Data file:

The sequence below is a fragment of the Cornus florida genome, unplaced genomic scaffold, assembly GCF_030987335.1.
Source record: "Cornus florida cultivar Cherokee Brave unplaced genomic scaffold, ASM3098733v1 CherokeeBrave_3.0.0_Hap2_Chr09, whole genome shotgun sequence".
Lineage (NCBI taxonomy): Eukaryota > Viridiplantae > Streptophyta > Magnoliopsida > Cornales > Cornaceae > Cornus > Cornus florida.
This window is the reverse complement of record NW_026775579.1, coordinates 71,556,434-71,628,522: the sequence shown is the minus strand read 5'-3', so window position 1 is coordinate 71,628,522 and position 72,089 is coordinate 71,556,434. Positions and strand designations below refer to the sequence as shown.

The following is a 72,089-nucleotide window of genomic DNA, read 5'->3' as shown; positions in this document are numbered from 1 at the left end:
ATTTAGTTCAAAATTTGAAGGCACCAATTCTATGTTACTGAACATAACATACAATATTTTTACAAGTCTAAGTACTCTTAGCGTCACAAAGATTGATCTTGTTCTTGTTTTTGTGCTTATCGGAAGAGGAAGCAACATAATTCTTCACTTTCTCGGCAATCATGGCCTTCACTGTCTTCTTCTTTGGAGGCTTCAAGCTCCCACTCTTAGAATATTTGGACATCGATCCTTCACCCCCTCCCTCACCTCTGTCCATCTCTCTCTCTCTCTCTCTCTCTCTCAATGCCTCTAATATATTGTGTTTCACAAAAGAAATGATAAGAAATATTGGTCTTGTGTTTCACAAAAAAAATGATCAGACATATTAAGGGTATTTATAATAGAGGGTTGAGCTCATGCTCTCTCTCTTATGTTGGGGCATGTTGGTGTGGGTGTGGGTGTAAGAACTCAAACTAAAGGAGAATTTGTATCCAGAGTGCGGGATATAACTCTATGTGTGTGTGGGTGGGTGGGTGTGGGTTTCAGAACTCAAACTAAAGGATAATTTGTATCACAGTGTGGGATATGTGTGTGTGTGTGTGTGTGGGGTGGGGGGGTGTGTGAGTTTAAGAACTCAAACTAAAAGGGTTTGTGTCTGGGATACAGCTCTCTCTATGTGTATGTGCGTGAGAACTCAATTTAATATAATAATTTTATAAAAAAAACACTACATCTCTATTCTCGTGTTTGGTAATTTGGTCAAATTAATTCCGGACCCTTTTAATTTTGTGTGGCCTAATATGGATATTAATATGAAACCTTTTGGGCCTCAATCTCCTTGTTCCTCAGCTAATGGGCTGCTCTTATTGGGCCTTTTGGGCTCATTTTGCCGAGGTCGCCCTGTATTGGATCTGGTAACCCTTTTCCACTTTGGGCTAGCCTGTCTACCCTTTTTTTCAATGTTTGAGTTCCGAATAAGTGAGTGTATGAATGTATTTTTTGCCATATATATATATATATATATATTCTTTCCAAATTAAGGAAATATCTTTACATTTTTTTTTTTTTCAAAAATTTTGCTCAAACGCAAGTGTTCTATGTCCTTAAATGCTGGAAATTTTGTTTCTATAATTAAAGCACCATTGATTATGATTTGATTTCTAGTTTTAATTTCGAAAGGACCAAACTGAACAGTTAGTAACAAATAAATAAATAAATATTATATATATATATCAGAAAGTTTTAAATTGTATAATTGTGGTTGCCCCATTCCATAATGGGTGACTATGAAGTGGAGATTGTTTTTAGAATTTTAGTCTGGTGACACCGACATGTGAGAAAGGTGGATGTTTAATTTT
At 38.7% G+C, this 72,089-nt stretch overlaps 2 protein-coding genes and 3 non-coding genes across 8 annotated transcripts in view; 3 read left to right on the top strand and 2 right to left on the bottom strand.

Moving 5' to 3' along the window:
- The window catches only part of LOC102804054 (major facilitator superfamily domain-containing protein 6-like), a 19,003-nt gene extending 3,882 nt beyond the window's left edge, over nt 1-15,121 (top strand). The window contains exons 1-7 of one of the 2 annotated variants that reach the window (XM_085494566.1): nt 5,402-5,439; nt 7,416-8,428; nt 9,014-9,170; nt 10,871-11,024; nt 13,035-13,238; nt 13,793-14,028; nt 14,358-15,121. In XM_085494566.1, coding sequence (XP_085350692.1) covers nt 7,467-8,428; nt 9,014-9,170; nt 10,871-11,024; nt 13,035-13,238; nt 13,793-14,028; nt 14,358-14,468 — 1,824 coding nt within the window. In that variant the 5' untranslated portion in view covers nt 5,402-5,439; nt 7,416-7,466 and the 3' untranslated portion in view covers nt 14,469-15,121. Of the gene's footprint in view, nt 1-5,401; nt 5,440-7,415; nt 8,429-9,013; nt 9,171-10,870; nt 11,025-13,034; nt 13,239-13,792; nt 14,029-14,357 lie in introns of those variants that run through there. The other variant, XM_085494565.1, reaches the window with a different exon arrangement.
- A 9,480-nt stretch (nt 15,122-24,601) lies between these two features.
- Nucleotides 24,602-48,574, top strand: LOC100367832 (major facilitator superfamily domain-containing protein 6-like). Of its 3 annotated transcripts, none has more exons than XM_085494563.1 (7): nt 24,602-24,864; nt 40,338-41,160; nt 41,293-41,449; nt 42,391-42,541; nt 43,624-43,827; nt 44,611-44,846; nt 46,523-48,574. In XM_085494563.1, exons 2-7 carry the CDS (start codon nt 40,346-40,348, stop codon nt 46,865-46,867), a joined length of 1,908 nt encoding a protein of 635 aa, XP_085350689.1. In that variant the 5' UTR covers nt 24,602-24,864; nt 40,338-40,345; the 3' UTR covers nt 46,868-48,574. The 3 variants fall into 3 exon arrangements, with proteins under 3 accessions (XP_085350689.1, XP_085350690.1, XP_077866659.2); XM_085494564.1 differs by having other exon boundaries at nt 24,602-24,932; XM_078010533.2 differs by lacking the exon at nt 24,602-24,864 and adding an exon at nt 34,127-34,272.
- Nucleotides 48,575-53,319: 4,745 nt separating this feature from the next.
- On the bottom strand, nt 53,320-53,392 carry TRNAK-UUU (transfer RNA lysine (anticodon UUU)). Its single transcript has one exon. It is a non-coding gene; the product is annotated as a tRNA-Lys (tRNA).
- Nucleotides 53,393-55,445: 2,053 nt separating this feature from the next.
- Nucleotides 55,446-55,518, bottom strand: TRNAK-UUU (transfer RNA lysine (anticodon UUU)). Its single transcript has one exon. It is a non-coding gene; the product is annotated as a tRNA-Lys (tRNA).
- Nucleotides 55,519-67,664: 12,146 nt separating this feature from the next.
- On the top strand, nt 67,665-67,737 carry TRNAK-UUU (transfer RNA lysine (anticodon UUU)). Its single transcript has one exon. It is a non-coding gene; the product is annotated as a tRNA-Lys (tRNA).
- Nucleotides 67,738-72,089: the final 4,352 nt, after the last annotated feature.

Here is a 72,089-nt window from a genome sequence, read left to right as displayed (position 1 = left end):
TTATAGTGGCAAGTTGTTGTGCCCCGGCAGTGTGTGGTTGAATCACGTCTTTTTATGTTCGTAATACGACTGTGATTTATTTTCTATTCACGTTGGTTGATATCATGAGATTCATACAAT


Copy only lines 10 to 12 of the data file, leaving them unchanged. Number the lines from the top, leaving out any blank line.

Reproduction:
- A 9,480-nt stretch (nt 15,122-24,601) lies between these two features.
- Nucleotides 24,602-48,574, top strand: LOC100367832 (major facilitator superfamily domain-containing protein 6-like). Of its 3 annotated transcripts, none has more exons than XM_085494563.1 (7): nt 24,602-24,864; nt 40,338-41,160; nt 41,293-41,449; nt 42,391-42,541; nt 43,624-43,827; nt 44,611-44,846; nt 46,523-48,574. In XM_085494563.1, exons 2-7 carry the CDS (start codon nt 40,346-40,348, stop codon nt 46,865-46,867), a joined length of 1,908 nt encoding a protein of 635 aa, XP_085350689.1. In that variant the 5' UTR covers nt 24,602-24,864; nt 40,338-40,345; the 3' UTR covers nt 46,868-48,574. The 3 variants fall into 3 exon arrangements, with proteins under 3 accessions (XP_085350689.1, XP_085350690.1, XP_077866659.2); XM_085494564.1 differs by having other exon boundaries at nt 24,602-24,932; XM_078010533.2 differs by lacking the exon at nt 24,602-24,864 and adding an exon at nt 34,127-34,272.
- Nucleotides 48,575-53,319: 4,745 nt separating this feature from the next.